Waiting for Superman to school citizens
This week’s issue of the New York Review of Books takes a stance on a hot-button issue that just happens to be the subject of a major new documentary. If you watch Oprah, read the Nation or Time magazine, or, you know, listen to conversations with President Obama on the nightly news, you know that Davis Guggenheim, director of the Academy Award-winning film An Inconvenient Truth (shoutout to Al Gore and polar bears!), helms a new movie about the fate of public education in America and the plight of five children competing for admission to in-demand charter schools. Waiting for “Superman” paints a provocative portrait of the rise of a new generation of charter schools, many funded by the government but privately run, and each presenting an alternative to troubled U.S. public schools.
But as Diane Ravitch notes in the NYRB article:
Waiting for “Superman” and the other films appeal to a broad apprehension that the nation is falling behind in global competition. If the economy is a shambles, if poverty persists for significant segments of the population, if American kids are not as serious about their studies as their peers in other nations, the schools must be to blame. At last we have the culprit on which we can pin our anger, our palpable sense that something is very wrong with our society, that we are on the wrong track, and that America is losing the race for global dominance. It is not globalization or deindustrialization or poverty or our coarse popular culture or predatory financial practices that bear responsibility: it’s the public schools, their teachers, and their unions.
There’s certainly room for debate here, but no matter what one’s definitive stance is on how to improve public education, few can argue with its premise: to provide free education, regardless of race or class or social status, without a lottery for admission. At Chicago, our own education list runs widely and deeply through the rugged terrain of these contemporary debates. We publish everything from the American pragmatist and educational reformer John Dewey’s The School and Society and The Child and the Curriculum to Patricia M. Cooper’s The Classrooms All Young Children Need: Lessons in Teaching from Vivian Paley. In terms of the pressing questions raised by Waiting for “Superman” and Diane Ravitch’s informed response, I’d point readers towards two important recent Chicago titles:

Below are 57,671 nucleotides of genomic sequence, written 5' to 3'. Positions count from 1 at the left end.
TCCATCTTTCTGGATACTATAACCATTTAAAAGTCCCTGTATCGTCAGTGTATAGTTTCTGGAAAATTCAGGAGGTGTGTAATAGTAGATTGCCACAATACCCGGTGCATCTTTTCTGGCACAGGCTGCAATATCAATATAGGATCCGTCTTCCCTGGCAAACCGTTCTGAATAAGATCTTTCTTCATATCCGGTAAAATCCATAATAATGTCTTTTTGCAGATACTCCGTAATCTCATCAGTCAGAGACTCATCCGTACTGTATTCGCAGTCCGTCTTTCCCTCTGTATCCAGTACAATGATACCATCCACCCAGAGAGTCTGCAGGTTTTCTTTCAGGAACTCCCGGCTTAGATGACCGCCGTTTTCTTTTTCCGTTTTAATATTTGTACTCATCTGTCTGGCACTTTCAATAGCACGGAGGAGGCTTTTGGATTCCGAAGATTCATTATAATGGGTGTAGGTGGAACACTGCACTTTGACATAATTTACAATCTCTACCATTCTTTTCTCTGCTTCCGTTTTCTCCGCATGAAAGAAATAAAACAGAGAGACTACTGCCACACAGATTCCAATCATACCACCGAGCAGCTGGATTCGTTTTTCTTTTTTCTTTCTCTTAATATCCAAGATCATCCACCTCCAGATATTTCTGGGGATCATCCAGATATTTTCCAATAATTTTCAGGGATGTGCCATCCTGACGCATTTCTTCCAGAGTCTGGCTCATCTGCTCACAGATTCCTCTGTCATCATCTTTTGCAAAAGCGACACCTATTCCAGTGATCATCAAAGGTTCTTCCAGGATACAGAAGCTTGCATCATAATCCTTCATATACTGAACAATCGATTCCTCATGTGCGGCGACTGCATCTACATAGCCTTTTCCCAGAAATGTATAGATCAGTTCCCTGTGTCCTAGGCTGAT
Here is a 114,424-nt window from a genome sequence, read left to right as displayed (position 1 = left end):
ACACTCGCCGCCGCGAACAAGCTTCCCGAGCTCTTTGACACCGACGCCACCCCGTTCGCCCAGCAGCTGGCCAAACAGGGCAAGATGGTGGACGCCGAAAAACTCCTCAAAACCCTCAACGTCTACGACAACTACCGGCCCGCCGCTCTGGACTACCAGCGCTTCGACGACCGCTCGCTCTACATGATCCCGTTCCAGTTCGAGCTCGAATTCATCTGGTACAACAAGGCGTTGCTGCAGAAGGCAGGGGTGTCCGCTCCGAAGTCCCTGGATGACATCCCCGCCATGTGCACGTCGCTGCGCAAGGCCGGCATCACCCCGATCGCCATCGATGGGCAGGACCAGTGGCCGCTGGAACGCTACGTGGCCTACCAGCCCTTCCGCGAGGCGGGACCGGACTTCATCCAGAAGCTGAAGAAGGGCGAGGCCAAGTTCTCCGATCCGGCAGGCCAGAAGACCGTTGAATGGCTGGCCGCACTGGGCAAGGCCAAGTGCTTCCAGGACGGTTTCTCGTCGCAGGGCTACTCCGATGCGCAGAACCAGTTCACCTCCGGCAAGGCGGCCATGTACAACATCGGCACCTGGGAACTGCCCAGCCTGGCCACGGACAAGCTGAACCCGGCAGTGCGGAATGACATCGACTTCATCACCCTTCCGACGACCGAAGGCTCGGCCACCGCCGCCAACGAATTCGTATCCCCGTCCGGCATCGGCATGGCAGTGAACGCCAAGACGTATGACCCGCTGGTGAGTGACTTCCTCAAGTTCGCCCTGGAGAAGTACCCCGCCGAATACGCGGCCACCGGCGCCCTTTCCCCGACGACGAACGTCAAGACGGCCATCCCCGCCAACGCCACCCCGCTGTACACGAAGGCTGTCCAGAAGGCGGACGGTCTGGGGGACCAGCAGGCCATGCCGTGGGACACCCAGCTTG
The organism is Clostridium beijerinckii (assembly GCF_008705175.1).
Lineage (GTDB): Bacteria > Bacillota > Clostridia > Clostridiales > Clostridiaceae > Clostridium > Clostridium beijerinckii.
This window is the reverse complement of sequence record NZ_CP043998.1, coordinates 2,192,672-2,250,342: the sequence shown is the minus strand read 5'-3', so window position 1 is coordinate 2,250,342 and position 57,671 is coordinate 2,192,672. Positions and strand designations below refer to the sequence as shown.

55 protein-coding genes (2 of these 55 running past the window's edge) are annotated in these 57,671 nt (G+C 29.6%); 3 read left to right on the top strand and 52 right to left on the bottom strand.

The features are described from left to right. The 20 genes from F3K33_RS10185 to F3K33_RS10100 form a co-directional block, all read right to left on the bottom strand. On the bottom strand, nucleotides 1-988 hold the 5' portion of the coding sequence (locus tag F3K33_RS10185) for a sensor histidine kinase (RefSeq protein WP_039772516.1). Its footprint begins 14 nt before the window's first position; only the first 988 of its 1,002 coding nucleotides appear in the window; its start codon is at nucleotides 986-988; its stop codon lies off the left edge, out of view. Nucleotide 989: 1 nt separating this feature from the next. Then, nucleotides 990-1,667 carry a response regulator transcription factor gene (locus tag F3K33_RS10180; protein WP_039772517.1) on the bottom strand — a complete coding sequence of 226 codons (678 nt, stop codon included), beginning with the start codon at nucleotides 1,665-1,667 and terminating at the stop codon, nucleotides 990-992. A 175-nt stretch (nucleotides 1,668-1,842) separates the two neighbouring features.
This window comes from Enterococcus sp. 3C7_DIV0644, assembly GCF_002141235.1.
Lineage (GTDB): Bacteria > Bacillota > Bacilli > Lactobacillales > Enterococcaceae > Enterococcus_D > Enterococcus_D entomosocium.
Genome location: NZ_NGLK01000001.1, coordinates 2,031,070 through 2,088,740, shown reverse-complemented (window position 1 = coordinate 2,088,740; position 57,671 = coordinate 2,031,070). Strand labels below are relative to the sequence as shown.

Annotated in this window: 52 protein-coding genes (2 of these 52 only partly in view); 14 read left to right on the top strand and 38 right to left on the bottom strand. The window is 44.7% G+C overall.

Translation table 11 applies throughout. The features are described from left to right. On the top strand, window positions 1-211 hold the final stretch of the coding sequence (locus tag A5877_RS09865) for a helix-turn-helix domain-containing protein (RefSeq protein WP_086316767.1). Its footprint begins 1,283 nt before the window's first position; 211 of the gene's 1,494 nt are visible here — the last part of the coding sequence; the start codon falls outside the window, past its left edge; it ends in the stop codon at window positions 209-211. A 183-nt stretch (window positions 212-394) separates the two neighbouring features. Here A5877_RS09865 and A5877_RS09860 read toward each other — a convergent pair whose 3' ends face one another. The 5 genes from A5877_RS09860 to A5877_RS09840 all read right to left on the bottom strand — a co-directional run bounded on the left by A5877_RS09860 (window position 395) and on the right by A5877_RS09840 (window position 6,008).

William A. Fischel’s Making the Grade: The Economic Evolution of American School Districts prefaces our current debates about charter schools by arguing that the historical development of school districts reflects Americans’ desire to make their communities attractive to outsiders—which Fischel contends has created a standardized system of education not overly demanding for either students or teachers that forms the basis for localized social capital in American towns and cities. Check out a Rockefeller Center lecture by Fischel on the subject of the book:
In Organizing Schools for Improvement: Lessons from Chicago, a team of authors track the 1988 decentralization of the Chicago public school system in over 200 Chicago elementary schools. The result two decades later? An illuminating book that identifies a comprehensive set of practices and conditions that were key factors of improvement in certain schools, and failed social dynamics, including crime, that chronicle a different trajectory. Be sure to read an excerpt from the book at the Press’s website here.